, February 2010
Mendelssohn’s Magnificat in D was written in 1822 when the composer was 13. Three years previously he had joined the Berlin Singakademie which had been founded by Carl Friedrich Zelter. It was under Zelter’s influence that the young prodigy studied music by pre-classical composers. So his writing of the Magnificat was influenced by the settings of the same text by J.S. Bach and C.P.E. Bach.
But this was no arcane piece of revivalism; Mendelssohn wrote for a contemporary orchestra including clarinets and horns, and without the high trumpet parts found in Bach. But Mendelssohn’s writing was pretty florid—Zelter sent the original setting of Quia respexit back. There seems to be uncertainty as to whether Zelter’s Singakademie ever sang the Magnificat and the work was excluded from the first complete edition of the composer’s works assembled in 1847.
The delightful Magnificat calls for the chorus to sing vocal lines which were conceived along lively baroque lines and were probably unsuited to the Singakademie’s three hundred members—though they did sing other baroque pieces.
Here it is performed by the 24 voice Yale Schola Cantorum, accompanied by the Yale Collegium Players. A very good job they make of it too, under Simon Carrington’s lively direction. Mendelssohn’s teenage pieces, with some notable exceptions, still have not gained full exposure so that it is a pleasure to hear this committed and vivid performance.
Though there are nods in the direction of Bach, the sound-world is very much Mendelssohn’s own, with some lovely moments such as the beautiful Quia respexit for soprano soloist (Melenie Scafide Russell) and chorus. Scafide and baritone David Dong-Geun Kim have a solo each in the piece. The remainder is set for chorus and orchestra, with the exception of Deposuit potentes set for the trio of soprano (Cecilia Leitner), mezzo-soprano (Laura C. Atkinson) and baritone (Jason P. Steigerwalt).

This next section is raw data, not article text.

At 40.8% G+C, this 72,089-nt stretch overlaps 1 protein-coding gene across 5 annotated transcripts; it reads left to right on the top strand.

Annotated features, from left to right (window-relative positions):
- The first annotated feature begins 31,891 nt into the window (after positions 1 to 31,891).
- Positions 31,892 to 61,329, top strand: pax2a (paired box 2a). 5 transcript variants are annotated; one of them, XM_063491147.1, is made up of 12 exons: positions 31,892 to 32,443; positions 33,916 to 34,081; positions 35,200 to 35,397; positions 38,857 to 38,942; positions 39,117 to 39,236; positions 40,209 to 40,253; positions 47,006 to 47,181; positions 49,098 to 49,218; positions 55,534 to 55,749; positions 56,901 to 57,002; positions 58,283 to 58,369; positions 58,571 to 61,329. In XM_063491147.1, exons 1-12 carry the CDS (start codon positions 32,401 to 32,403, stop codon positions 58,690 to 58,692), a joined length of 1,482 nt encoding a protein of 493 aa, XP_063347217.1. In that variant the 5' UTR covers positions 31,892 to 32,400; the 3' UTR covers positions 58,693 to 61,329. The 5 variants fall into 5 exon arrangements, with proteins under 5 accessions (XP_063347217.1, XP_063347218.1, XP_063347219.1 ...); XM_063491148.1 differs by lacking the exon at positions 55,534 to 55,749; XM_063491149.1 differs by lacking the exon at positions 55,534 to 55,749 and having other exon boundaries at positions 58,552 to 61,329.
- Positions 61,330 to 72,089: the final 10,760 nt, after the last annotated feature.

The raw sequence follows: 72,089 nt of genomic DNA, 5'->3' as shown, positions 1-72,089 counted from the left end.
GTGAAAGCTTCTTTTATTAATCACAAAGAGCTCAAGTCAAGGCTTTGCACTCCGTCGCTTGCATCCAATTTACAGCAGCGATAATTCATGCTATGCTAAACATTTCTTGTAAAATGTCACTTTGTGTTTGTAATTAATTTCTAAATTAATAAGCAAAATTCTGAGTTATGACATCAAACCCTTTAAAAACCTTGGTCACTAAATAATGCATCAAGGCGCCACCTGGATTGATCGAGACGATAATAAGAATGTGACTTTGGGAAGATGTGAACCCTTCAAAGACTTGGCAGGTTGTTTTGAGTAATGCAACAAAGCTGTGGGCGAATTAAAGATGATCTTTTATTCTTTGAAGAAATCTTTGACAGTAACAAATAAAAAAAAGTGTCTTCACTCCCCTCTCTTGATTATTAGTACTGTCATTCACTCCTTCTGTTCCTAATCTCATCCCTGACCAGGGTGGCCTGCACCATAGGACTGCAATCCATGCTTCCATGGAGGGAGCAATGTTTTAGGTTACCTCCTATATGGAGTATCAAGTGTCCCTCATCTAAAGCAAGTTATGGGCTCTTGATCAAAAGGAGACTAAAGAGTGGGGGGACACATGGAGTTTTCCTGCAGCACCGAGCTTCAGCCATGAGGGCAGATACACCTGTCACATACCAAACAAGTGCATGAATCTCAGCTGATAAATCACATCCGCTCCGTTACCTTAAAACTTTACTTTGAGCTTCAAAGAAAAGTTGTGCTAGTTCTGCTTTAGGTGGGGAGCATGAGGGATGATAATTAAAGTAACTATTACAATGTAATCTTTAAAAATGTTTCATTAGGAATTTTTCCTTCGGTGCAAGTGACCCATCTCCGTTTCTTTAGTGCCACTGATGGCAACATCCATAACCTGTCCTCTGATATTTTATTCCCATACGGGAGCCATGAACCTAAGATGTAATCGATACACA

The Mendelssohn Magnificat is followed by a performance of the first movement of his 12th String Symphony, a piece which showcases Mendelssohn’s contrapuntal and fugal abilities. This movement is almost contemporaneous with the Magnificat.
The final Mendelssohn piece on the disc is his Ave Maria of 1830, one of his final pieces of Latin church music and a piece in which he looks back to the baroque poly-choral tradition as well as continuing the grand choral sound which he used in such pieces as Elijah…Certainly buy it if you are interested in early Mendelssohn. His Magnificat is strongly performed and the Bach is perfectly acceptable as a companion.